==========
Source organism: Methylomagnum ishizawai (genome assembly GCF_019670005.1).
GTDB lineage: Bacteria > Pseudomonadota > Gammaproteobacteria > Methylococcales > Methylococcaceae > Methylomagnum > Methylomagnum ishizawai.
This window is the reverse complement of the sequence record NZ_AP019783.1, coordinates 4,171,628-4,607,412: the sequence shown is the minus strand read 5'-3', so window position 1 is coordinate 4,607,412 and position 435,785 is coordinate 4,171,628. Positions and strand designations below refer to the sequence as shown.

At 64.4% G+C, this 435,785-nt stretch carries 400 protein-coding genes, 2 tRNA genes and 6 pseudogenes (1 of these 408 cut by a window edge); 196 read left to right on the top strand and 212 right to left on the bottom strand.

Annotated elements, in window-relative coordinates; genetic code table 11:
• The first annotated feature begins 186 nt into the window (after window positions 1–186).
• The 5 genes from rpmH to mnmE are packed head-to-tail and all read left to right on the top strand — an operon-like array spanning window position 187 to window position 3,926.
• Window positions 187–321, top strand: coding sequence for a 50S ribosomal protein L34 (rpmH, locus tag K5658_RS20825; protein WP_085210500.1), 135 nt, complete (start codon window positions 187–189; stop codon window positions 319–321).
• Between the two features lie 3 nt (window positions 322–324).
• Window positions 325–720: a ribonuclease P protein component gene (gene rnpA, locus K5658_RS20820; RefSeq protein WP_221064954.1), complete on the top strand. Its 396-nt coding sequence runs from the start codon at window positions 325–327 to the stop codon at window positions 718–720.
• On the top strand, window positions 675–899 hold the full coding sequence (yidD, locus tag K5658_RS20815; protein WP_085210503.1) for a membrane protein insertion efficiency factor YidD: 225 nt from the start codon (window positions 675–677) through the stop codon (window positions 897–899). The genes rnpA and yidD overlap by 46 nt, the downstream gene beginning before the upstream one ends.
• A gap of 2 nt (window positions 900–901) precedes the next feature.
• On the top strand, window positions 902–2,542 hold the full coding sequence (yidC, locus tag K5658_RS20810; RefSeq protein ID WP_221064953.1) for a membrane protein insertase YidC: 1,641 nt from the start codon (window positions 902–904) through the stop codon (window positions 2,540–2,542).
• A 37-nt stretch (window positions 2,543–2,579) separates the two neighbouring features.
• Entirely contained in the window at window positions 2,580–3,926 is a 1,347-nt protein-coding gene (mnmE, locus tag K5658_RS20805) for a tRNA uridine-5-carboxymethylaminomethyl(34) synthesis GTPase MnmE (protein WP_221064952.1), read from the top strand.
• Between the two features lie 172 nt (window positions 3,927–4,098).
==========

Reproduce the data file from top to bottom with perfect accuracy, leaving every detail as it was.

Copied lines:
Source organism: Methylomagnum ishizawai (genome assembly GCF_019670005.1).
GTDB lineage: Bacteria > Pseudomonadota > Gammaproteobacteria > Methylococcales > Methylococcaceae > Methylomagnum > Methylomagnum ishizawai.
This window is the reverse complement of the sequence record NZ_AP019783.1, coordinates 4,171,628-4,607,412: the sequence shown is the minus strand read 5'-3', so window position 1 is coordinate 4,607,412 and position 435,785 is coordinate 4,171,628. Positions and strand designations below refer to the sequence as shown.

At 64.4% G+C, this 435,785-nt stretch carries 400 protein-coding genes, 2 tRNA genes and 6 pseudogenes (1 of these 408 cut by a window edge); 196 read left to right on the top strand and 212 right to left on the bottom strand.

Annotated elements, in window-relative coordinates; genetic code table 11:
• The first annotated feature begins 186 nt into the window (after window positions 1–186).
• The 5 genes from rpmH to mnmE are packed head-to-tail and all read left to right on the top strand — an operon-like array spanning window position 187 to window position 3,926.
• Window positions 187–321, top strand: coding sequence for a 50S ribosomal protein L34 (rpmH, locus tag K5658_RS20825; protein WP_085210500.1), 135 nt, complete (start codon window positions 187–189; stop codon window positions 319–321).
• Between the two features lie 3 nt (window positions 322–324).
• Window positions 325–720: a ribonuclease P protein component gene (gene rnpA, locus K5658_RS20820; RefSeq protein WP_221064954.1), complete on the top strand. Its 396-nt coding sequence runs from the start codon at window positions 325–327 to the stop codon at window positions 718–720.
• On the top strand, window positions 675–899 hold the full coding sequence (yidD, locus tag K5658_RS20815; protein WP_085210503.1) for a membrane protein insertion efficiency factor YidD: 225 nt from the start codon (window positions 675–677) through the stop codon (window positions 897–899). The genes rnpA and yidD overlap by 46 nt, the downstream gene beginning before the upstream one ends.
• A gap of 2 nt (window positions 900–901) precedes the next feature.
• On the top strand, window positions 902–2,542 hold the full coding sequence (yidC, locus tag K5658_RS20810; RefSeq protein ID WP_221064953.1) for a membrane protein insertase YidC: 1,641 nt from the start codon (window positions 902–904) through the stop codon (window positions 2,540–2,542).
• A 37-nt stretch (window positions 2,543–2,579) separates the two neighbouring features.
• Entirely contained in the window at window positions 2,580–3,926 is a 1,347-nt protein-coding gene (mnmE, locus tag K5658_RS20805) for a tRNA uridine-5-carboxymethylaminomethyl(34) synthesis GTPase MnmE (protein WP_221064952.1), read from the top strand.
• Between the two features lie 172 nt (window positions 3,927–4,098).